So, you may ask, why do we still have the thing around? Well, it comes up in General Conference (3 times in the last ten years, 11 times in the past 40 (note: numbers come from skimming a search for “terrestrial” at lds.org; trust at your own risk). However, it doesn’t come up often enough, I think, to consider it anything but a legacy belief. In fact, it is more often mentioned to explain why belief in the belief is biblical (comparing D&C 76 and 1st Cor 15) than it is ever used to explain anything about the afterlife (in General Conference (manuals do use it to explain things in the afterlife, but I’m excluding them because I think General Conference drives manuals, not the other way around)). If we lost the doctrine entirely, what would we lose?
Two things: First, we’d lose the ability to judge others based on where we think they will wind up in the afterlife. The real criminals of the last century (Hitler, Stalin, Pol Pot, Casey Anthony) will either go to heaven (with us good people) or to hell (with those bad people). We won’t get to pat ourselves on the back for extending a little compassion to Hitler (or some such), thinking about what a great person we are. It’s a lot or nothing (well, sorta I think, but that’s a heresy for later in the week).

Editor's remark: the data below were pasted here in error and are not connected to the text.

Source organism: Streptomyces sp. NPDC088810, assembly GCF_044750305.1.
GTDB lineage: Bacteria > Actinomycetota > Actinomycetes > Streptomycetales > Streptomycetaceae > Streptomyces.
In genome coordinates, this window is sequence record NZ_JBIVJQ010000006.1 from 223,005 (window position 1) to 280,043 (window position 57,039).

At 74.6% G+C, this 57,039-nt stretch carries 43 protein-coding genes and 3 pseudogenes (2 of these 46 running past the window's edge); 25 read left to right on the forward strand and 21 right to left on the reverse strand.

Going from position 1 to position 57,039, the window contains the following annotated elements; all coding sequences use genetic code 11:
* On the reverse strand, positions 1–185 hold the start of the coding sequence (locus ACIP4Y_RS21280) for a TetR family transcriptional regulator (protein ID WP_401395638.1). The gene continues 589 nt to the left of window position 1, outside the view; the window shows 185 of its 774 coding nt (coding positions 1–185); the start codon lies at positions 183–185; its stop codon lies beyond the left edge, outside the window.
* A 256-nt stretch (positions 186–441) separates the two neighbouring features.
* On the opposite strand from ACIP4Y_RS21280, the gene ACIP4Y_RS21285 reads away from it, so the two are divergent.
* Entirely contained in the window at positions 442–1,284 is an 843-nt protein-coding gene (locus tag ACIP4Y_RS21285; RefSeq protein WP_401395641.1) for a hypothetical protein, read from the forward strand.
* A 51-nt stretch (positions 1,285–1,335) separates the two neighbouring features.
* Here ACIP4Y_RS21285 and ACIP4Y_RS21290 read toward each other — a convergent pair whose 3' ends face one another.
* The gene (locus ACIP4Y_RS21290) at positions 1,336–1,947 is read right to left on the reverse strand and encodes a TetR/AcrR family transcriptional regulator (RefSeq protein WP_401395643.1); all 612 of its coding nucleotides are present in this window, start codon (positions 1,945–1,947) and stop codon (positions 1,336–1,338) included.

However, we’d also lose the comfort of knowing that those we love who have made wrong choices aren’t going to “hell hell.” Our grammas, our children, our best friends from high school, lots of people we care about don’t do all the stuff that should be done (or, worse, do stuff that shouldn’t). We like the idea that, if they don’t make it to the Celestial Kingdom, at least they’ll be somewhere nice. Worst of all, we start to thinking that, although it might be a disappointment, a little cottage in the Terrestrial Kingdom might be alright, leading us to justify sinning a little here or there, digging small pits for our neighbors (a little), and so forth.
We are all internet denizens here and we all love to rank. Top 5 lists drive our little ecosystem. The three degrees allows us to rank ourselves and our neighbors and, I suspect, we do it, forgetting that it isn’t our job. Doing away with two of those degrees would take care of the problem and move us farther away from being the Zoramites we become at our worst moments.
Of course, I could be dead wrong. But, if I am, I don’t think believing in this way hurts your chances of getting into the highest glory. We’ll get into why that is tomorrow. We’ll get into why I think that you don’t have to worry about your Granpa who smoked the next day. And we’ll get into why I think that Hitler will get what he deserves on Wed. After that, I might quit. We’ll see if I can gin up a few more heresies between now and then.
In the meantime, I’m very open to being entirely wrong on this front (D&C 76 is fairly important and dismissing large chunks of it could be wresting scripture or some such). Please show me the error of my ways or, at least, provide your thoughts on the purpose of the terrestrial and telestial kingdom below.